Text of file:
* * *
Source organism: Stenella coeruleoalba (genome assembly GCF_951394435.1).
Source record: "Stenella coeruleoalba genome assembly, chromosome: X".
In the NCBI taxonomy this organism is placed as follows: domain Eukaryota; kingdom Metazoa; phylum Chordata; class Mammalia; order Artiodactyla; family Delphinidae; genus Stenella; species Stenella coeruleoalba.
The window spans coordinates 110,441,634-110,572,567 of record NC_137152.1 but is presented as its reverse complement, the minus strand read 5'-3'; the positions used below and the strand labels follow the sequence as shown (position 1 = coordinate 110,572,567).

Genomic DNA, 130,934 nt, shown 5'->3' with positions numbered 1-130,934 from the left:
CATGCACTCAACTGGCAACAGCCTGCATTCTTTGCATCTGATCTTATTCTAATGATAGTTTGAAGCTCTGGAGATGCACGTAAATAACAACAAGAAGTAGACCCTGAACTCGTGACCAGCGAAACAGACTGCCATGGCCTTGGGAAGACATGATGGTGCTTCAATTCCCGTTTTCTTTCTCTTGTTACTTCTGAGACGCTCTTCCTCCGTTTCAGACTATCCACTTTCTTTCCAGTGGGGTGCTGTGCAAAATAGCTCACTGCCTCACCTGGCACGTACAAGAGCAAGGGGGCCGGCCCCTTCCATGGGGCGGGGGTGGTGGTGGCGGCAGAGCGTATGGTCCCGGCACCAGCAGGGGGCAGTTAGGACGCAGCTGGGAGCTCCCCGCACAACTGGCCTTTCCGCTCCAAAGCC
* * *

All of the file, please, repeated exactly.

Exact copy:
Source organism: Stenella coeruleoalba (genome assembly GCF_951394435.1).
Source record: "Stenella coeruleoalba genome assembly, chromosome: X".
In the NCBI taxonomy this organism is placed as follows: domain Eukaryota; kingdom Metazoa; phylum Chordata; class Mammalia; order Artiodactyla; family Delphinidae; genus Stenella; species Stenella coeruleoalba.
The window spans coordinates 110,441,634-110,572,567 of record NC_137152.1 but is presented as its reverse complement, the minus strand read 5'-3'; the positions used below and the strand labels follow the sequence as shown (position 1 = coordinate 110,572,567).

Genomic DNA, 130,934 nt, shown 5'->3' with positions numbered 1-130,934 from the left:
CATGCACTCAACTGGCAACAGCCTGCATTCTTTGCATCTGATCTTATTCTAATGATAGTTTGAAGCTCTGGAGATGCACGTAAATAACAACAAGAAGTAGACCCTGAACTCGTGACCAGCGAAACAGACTGCCATGGCCTTGGGAAGACATGATGGTGCTTCAATTCCCGTTTTCTTTCTCTTGTTACTTCTGAGACGCTCTTCCTCCGTTTCAGACTATCCACTTTCTTTCCAGTGGGGTGCTGTGCAAAATAGCTCACTGCCTCACCTGGCACGTACAAGAGCAAGGGGGCCGGCCCCTTCCATGGGGCGGGGGTGGTGGTGGCGGCAGAGCGTATGGTCCCGGCACCAGCAGGGGGCAGTTAGGACGCAGCTGGGAGCTCCCCGCACAACTGGCCTTTCCGCTCCAAAGCC